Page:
As a beneficiary of Cecil Rhodes’ white supremacist ideas, I cannot be grateful to him for the benefits he gave to my family because they were never his to give. Rhodes was nothing but a thief: he stole land, he stole diamonds, and he stole human potential. I also know that however great his contribution to universities in Britain and South Africa, it is greatly outweighed by the crimes he committed against education, for even if his scholarships last for a thousand years they will never educate more than the millions of black Africans whose acquisition of knowledge was made completely impossible by the kind of ideas that he invented, supported, and inspired. 

An enemy of education like Cecil Rhodes has no business being immortalised in the grounds of the world’s best universities, and it is in the pursuit of real education - the kind of education, like that delivered by Pumla Gobodo-Madikezela, which expands our empathy and deepens our understanding of the lives of others - that I hope we will come to see that preserving the legacy of a dead white racist is not worth the tiniest hair on the head of the smallest black schoolchild in Africa. If we are to erect statues in our institutions of learning, they should be of the likes of Themba Plaatjie and Hector Pieterson - for it is from them, not Cecil Rhodes, that we still have the most to learn.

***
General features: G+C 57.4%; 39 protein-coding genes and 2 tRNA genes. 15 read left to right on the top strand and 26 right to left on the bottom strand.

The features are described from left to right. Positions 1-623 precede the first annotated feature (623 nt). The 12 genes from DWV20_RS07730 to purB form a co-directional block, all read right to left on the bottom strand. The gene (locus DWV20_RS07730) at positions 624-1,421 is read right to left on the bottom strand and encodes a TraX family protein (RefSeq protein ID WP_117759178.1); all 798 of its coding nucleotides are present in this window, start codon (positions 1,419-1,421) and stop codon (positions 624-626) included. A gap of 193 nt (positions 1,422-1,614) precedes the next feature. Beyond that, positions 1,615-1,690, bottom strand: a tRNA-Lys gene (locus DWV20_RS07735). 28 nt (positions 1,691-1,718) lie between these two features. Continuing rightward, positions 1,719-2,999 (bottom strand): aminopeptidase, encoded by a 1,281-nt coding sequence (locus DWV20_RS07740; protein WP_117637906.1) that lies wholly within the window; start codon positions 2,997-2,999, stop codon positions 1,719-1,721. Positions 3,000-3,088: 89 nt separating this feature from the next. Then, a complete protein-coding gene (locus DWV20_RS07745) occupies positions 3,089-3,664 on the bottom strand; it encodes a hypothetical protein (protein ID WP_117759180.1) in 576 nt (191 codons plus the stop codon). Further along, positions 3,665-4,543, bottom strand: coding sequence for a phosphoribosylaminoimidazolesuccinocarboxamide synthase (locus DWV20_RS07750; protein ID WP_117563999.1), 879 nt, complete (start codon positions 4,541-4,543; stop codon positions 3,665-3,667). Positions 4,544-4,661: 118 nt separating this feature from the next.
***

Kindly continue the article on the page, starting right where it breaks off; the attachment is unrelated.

1. I thought you might like to read:- Jim Rigby Facebook post)
    Yesterday at 07:36 ·


    Racism isn't merely a feeling of dislike for other races. Racism is a system of oppression that is most entrenched when people don’t feel it as hatred, but more as a vague and unexamined sense of superiority.

    Conversations about who is or isn’t racist, can miss the point that racism in the United States has always been less about hatred and more about economic exploitation. Many slaveholders believed they loved their slaves, but it was the love one has for possessions or animals, not human beings.

    The Trump campaign may seem to have made white supremacy more pronounced, but they have only made it more obvious. Here are some of the facts many white people have been are ignoring:

    In 2010, the median wealth of white households was 8 times the median wealth of black households according to the Pew Research Center (I don’t have the figures for other racial minorities). In three years that gap had grown to where white households held 13 times the median wealth of black households. By 2015, according to Forbes Magazine, the gap had grown to where a white household held 16 times the median wealth of black households. Between 2010 and 2013 the median wealth of white households increased by 2.4% while the median wealth of black households fell by a third. In other words, many people of color in the United States have been experiencing an economic free fall, while economic elites have been raking in record profits.